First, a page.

With COVID-19 relief becoming a major necessity in the long string of causes people are fighting for, the world of philanthropy is set to benefit from the increased transparency of bitcoin (BTC) and cryptocurrency donations – with BTC and fiat remaining the most popular currencies to donate on the bitcoin-based non-profit organization BitGive. The platform has seen an ‘influx of donations’ at the time when non-profits look to ‘dip their toes’ in crypto, said the founder.
According to BitGive’s founder, Connie Gallippi, the organization she leads first started to accept cryptocurrency because they wanted to make “donating to these causes available to everyone,” with crypto donations seen as a natural step for opening up participation to a broader audience.
The platform currently accepts over 60 different crypto and fiat currencies. Among the various payment options, Gallippi told Cryptonews.com that their most popular forms of donation remain bitcoin and fiat currency.
“We are always looking for ways to be more inviting to donors by including various different cryptocurrencies and methods of payment. The more options we provide for donating, while staying within regulatory restrictions, helps the projects be more accessible to donors.”
BitGive recently celebrated its seventh birthday, and it describes itself as the first bitcoin and blockchain-backed US 501(c)3 non-profit. It is currently running three campaigns for COVID-19 relief in the US, Africa, and Latin America.
And although donation figures for the individual campaigns remain relatively modest – BitGive’s COVID-19 Emergency Relief Fund has until the time of writing collected BTC 1.35 (USD 15,853) in total donations – most campaigns featured on the organization’s website seem to be reaching their fundraising goals.
‘Unprecedented level of transparency’
Despite crypto certainly being helpful in opening up for participation from new groups of donors, however, Gallippi admits that staying on top of all the relevant regulations is a challenge for a non-profit dealing with cryptocurrencies.
Still, the founder stated that her organization doesn’t just accept crypto as a gimmick or to get more publicity. On the contrary, she says bitcoin in particular brings unparalleled security and transparency to the world of philanthropy with its open and distributed ledger technology, where transactions can be verified by anyone.
“All donations made on [flagship giving platform] GiveTrack are public and completely transparent, allowing for anyone to see the journey of donations from start to finish,” Gallippi said about the way the non-profit’s donation tracking platform works.
She also reiterated that crypto is far superior to fiat for this purpose:
“Compared to donating in fiat, donating in crypto gives donors an unprecedented level of transparency into the journey of their donation,” the non-profit founder said, adding that “more traditional ways non-profits transfer funds still have long wait times, vulnerability to fraud, high fees, limited access to financial services, and a lack of transparency.”
‘Influx of donations’
But in order to effectively work with cryptocurrencies, the financial infrastructure for doing so must also be in place, both for those who donate and for BitGive’s many NGO partners on the receiving end.
To facilitate this, the organization has just recently integrated its website with the crypto-native wallet solution from BitGo, a provider of digital asset financial services. The new hosted wallet solution is meant to bring multi-signature security and multi-user policy controls, among other things.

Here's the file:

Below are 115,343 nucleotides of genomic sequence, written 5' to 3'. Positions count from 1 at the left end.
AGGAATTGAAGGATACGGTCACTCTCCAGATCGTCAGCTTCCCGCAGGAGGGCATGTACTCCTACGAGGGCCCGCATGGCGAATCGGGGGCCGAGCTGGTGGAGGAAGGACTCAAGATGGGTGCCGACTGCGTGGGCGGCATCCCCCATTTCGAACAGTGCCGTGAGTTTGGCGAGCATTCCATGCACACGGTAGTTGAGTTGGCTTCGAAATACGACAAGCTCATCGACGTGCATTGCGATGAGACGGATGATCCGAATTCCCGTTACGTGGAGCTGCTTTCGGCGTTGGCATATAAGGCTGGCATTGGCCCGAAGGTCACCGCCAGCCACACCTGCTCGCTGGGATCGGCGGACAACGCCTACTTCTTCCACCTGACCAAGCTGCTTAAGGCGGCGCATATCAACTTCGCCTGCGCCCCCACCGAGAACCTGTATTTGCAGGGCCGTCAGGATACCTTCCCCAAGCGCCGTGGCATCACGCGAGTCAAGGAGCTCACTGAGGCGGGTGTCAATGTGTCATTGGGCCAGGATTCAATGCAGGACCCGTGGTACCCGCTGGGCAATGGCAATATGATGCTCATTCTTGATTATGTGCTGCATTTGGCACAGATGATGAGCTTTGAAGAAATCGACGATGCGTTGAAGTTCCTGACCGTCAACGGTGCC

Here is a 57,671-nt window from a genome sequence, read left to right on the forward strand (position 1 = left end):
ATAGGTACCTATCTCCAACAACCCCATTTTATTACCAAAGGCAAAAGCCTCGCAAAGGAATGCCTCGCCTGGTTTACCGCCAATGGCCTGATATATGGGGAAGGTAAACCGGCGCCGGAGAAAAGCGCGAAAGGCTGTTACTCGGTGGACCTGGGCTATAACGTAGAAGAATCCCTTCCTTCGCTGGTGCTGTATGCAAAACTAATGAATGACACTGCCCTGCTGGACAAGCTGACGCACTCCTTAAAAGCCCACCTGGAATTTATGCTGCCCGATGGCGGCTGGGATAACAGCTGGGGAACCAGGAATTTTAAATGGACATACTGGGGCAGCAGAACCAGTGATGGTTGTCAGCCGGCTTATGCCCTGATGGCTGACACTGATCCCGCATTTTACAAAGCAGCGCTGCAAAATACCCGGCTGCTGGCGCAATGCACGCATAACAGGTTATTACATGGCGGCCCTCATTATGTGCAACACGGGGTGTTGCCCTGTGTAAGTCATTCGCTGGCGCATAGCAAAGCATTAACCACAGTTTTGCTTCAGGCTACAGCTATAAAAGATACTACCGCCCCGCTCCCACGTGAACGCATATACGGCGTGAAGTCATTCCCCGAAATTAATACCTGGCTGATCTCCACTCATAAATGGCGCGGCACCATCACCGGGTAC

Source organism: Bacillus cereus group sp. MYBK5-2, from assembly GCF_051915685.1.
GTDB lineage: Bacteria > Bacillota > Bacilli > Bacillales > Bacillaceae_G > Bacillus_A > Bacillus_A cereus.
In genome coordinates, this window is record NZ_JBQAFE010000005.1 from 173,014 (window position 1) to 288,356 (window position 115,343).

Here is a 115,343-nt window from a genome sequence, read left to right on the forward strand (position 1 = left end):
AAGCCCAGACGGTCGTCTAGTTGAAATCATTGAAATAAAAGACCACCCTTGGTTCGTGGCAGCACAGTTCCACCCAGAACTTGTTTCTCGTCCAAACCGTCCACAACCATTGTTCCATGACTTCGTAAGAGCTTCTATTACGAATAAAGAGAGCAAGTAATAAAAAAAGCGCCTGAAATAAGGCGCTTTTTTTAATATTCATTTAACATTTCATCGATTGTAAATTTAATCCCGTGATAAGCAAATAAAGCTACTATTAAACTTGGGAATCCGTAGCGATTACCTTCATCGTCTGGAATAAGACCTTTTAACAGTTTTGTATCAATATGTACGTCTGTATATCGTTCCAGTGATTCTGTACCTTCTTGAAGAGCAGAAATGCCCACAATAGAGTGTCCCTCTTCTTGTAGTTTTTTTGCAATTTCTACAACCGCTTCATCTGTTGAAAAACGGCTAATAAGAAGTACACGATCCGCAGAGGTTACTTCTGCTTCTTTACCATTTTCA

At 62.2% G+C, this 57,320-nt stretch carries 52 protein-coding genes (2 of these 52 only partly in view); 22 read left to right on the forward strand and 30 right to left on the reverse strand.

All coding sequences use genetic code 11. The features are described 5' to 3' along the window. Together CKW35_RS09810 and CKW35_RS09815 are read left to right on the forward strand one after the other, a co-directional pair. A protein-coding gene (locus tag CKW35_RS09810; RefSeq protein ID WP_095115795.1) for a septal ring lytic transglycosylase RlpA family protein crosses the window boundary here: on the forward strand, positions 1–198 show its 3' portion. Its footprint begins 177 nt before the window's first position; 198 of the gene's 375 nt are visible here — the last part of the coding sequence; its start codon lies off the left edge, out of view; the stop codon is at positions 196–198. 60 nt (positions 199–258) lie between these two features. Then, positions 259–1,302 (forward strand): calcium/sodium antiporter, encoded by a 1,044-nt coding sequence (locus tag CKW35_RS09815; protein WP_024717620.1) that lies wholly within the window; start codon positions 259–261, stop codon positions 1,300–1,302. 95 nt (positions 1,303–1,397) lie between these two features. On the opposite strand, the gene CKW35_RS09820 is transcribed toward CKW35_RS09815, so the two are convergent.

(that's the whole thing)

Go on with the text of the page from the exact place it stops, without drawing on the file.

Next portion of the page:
And while a digital wallet in and of itself does not necessarily bring in more money, Connie Gallippi told Cryptonews.com that their NGO partners have already reported “better transparency into donations,” and that an “influx of new donations” in BTC have been seen since BitGo’s wallet solution was made available.
At the same time the BitGo wallet integration was announced in early August, BitGive launched two new NGO partner campaigns: Save The Children México and Wild Tomorrow Fund. Both have seen an influx of donations and gathered more than USD 1,000 in BTC, the BitGive founder said.
Non-profits looking to ‘dip their toes’ in crypto
At the moment, BitGive has 24 NGO partners, from more than 20 countries, which includes projects in countries like Venezuela, Argentina, and Jamaica – some of whom have done multiple projects and campaigns with the platform, with nearly 40,000 beneficiaries impacted, said the founder.
Like many others bringing crypto to more traditional industries, Gallippi is also optimistic about what the future holds for charities more broadly, saying that despite charitable crypto donations still being a nascent concept, “a number of non-profit organizations are looking to dip their toes into accepting crypto.”
“The NGOs we have worked with over the years are excited about the opportunity to appeal to a new audience and also to learn more about the cutting-edge, new technology for donating and moving funds globally with speed, lower costs, and transparency,” the non-profit founder said.
She concluded with an advice for the crypto industry as they try to win over more non-profits:
“I think more nonprofits would embrace cryptocurrencies and blockchain if there was a higher degree of funding to be had, as well as making the technology easier to approach and use, in addition to reducing regulatory and accounting barriers.”
While BitGive must abide by U.S. sanctions and Office of Foreign Assets Control (OFAC) regulations, their services are available in most countries and territories. The platform will be announcing more campaigns later this year, “and we look forward to the community’s support of these important projects, as they join the cryptocurrency space,” Gallippi said.